THE mining sector never ceases to intrigue. Take the case of Birimian Gold (ASX: BGS) and its Massigui gold project right next door to the world class Morilla gold project in Mali.
NOTHING like a win-win situation such as the dispute between copper miner Discovery Minerals and plant builder Sedgman case.
GREG Mazur, the managing partner of private equity group Quantum Capital, has presumably made an absolute fortune thanks to his prescient assessment of Intrepid Mines.
AFTER its spirited recent launch near Newcastle, Australasian Pacific Engineering Group has gone very quiet.
LONDON brokerage SPAngel regularly throws in a droll line or two in its daily resources update from the City. This week it was to do with asteroid mining.
EVIDENTLY there are at least two Ivan Glasenbergs in the resources sector. There’s the one that leads uber-capitalist trading and mining house Glencore/Xstrata, and then there’s apparently another on the lecture circuit handing out rather glib advice pertaining to miners becoming comrades in arms.
KNOCK us over with that proverbial feather! Reports that suggest investment bank Macquarie isn’t overly keen on the tie-up between PMI Gold and Keegan Resources is perhaps a rather less than surprising development.
INVESTMENT bankers and brokers be damned according to Terry Burgess, and as yet another miner reported this week of problems with an acquisition the OZ Minerals MD surely has a point.
NOVEMBER 19: IF Andrew ‘Twiggy’ Forrest found it tough to get local financiers to appreciate his vision for a new force in iron ore in Western Australia’s Pilbara region in the early noughties, he should have tried putting the cap out in the late 1980s at the tail-end of WA Inc, Bond Inc and the ’87 stockmarket crash. A WA contracting business formed at the time celebrated its 25th birthday on the weekend, with one of the founders conceding the venture could have been shortlived without support from Europe … yes, Europe!
PICTURE this if you can: a brand new digger costing the best part of a million bucks rocks up in the Pilbara. The operator drops the bucket in a pile of fine dust that pervades the place, uncouples, and trams off with unsealed hydraulic hoses swinging freely in the dusty air.
WHAT is known is FMG has replaced unsecured short-medium term debt with secured medium-long term debt. What isn’t known is whether this represents a bet on sustainably higher long-term iron ore prices, or whether the survival of FMG is now dependent on the sale or partial sale of some of its assets? And if the latter, to whom?
THE cliché goes that conference presentations are just the filler for the real action occurring on the sidelines of these talkfests. One junior’s lamentable effort at the Australian Uranium Conference this week was a classic case in point.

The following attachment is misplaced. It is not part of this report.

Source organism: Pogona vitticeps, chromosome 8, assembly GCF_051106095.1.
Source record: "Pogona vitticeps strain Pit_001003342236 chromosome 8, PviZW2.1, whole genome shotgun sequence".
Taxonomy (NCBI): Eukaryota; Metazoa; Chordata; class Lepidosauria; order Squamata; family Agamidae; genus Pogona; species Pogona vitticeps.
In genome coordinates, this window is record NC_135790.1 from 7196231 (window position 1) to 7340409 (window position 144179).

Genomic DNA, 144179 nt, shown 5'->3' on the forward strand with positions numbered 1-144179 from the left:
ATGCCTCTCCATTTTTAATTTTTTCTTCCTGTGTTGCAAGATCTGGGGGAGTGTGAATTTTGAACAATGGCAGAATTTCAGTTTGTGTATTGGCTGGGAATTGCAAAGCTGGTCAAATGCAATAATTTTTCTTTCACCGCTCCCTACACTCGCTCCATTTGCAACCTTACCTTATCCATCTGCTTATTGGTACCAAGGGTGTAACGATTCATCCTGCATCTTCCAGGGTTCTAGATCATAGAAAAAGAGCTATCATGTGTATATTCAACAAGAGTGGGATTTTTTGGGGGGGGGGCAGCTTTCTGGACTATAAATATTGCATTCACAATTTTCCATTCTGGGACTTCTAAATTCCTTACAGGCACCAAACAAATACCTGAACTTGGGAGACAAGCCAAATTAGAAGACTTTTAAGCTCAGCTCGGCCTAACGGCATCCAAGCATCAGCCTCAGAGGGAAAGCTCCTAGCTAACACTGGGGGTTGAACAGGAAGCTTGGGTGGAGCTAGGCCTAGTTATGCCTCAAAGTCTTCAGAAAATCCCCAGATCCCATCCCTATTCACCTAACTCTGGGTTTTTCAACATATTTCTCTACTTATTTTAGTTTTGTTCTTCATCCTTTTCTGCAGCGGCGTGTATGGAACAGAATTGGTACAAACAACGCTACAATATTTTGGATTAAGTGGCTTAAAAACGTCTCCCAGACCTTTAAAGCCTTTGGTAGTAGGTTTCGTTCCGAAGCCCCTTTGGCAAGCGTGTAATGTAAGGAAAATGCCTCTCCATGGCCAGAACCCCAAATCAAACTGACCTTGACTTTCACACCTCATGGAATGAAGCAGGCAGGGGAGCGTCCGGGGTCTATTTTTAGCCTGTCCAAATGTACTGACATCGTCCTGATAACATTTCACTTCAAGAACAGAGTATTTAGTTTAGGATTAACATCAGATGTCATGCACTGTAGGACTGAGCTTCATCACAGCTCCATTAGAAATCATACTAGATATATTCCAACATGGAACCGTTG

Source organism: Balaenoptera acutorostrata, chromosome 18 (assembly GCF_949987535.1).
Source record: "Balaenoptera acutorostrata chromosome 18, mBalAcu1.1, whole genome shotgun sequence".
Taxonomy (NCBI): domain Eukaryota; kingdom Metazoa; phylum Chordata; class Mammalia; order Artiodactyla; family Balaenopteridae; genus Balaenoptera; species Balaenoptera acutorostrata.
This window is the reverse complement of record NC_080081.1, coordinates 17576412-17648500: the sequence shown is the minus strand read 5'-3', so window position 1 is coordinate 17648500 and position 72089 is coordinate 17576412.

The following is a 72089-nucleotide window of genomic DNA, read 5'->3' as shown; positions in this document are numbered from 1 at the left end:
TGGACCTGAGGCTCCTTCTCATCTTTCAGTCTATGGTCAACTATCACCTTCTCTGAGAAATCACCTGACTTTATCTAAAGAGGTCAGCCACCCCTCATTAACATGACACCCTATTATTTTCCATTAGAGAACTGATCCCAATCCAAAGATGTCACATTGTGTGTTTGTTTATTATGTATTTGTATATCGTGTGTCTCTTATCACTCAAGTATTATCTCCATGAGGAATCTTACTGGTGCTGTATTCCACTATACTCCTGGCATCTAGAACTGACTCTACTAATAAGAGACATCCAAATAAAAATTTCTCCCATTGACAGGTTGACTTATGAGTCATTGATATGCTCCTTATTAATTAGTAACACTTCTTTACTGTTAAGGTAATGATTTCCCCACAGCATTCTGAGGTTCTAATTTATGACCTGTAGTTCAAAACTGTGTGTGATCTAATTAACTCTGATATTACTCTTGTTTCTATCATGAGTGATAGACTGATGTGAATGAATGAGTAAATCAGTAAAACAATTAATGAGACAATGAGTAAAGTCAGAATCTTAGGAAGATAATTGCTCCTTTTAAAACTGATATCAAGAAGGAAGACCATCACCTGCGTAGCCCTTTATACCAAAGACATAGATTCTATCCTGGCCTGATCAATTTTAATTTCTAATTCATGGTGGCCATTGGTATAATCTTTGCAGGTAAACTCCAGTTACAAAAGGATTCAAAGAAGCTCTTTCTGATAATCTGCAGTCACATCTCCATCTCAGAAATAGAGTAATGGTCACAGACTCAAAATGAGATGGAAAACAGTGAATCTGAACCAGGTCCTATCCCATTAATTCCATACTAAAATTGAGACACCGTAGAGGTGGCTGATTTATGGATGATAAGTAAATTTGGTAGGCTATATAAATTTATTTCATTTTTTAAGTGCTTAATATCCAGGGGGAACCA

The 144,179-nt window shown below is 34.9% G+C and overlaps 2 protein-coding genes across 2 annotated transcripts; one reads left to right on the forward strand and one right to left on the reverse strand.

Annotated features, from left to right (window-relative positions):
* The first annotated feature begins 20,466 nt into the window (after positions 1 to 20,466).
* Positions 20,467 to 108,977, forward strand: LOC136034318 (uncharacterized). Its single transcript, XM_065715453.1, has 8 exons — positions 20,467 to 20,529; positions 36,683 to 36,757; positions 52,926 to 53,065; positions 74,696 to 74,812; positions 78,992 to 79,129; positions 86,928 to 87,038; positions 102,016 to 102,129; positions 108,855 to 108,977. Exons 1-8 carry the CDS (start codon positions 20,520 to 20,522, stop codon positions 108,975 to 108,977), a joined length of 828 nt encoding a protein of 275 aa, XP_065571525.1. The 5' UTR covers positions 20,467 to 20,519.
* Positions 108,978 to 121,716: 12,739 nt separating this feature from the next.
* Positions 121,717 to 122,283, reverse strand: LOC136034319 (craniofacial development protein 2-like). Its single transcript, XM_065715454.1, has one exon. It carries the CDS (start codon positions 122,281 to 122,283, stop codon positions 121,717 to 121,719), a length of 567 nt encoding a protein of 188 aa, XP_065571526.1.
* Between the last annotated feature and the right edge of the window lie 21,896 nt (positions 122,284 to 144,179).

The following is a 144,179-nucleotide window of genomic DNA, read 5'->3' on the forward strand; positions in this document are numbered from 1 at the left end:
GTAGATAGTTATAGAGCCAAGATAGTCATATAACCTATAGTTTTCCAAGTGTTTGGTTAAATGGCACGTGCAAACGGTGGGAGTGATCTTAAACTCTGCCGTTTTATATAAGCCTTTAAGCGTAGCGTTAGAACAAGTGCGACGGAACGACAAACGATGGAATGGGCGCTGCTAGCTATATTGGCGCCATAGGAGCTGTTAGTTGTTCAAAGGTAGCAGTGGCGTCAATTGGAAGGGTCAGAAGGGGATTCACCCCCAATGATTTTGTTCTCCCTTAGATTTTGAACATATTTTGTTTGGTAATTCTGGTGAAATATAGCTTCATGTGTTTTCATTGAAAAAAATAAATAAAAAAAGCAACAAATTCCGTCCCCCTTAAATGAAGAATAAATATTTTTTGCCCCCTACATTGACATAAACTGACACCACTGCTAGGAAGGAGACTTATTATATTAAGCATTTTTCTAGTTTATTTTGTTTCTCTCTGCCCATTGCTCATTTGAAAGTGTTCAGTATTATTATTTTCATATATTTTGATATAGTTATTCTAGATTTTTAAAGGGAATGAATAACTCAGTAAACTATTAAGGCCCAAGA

ON THE basis that exploration results supersede all else, resource sector investors still breathing may have noted Sipa Resources is about to begin drilling its Enigma copper prospect at the company’s Thaduna project in Western Australia.
WELCOME to the future of mining! In the not so distant past a collision involving two large dump trucks at a big coal mine would have made news in the aftermath of the event. Major company, sometimes controversial coal mine and, as we said, very large equipment to boot. It all points to a notable incident. The difference now, and possibly increasingly in future, is what’s missing from the picture – people.
FOLLOWING what has been a very bleak period for resource stocks, this week’s commendation for contrarianism and sunny optimism has got to go to Neil Meadows, who, as the managing director of IMX Resources, maintains there is a realistic expectation of a rather major Tanzanian nickel sulphide project being developed and in production in 2015.
IT may be too early, or it may be too small … or the announcement might not even come at all. But a new mining technology acquisition by Canada’s CAE – if confirmed – will have been somewhat overshadowed by the company’s $C314 million purchase of Oxford Aviation Academy this week.
ANALYSTS have to listen and be nice when being given a briefing by most companies, especially, particularly, when it is a major company like Rio Tinto. But fair dinkum, how much of what a company like Rio Tinto says in public should anyone note other than perhaps from a contrarian perspective? Did anyone literally come down in the last shower?!
WHILE conspiracy theorists – and there are a few out there, apparently – will see the recent MASSIVE loss of contract earnings for Industrea in Queensland as an indicator that BHP Billiton has found another source of the technology Industrea was originally booked to supply, the company has strained to resist lending believability to such nonsense.
APPARENTLY it is tough to get mining engineers with block caving expertise. And apparently this means OZ Minerals potentially has a problem on its plate at its Carrapateena project, a problem that could, according to Citi, see the operation developed as a stoping operation instead. You’re kidding, right?
STANDARD negotiating tactic or just more bad news for John Borshoff’s Paladin Resources? That’s the obvious question after comments this week by Cameco Corp’s CEO Tim Gitzel that will have done precisely zero to please Borshoff or his shareholders.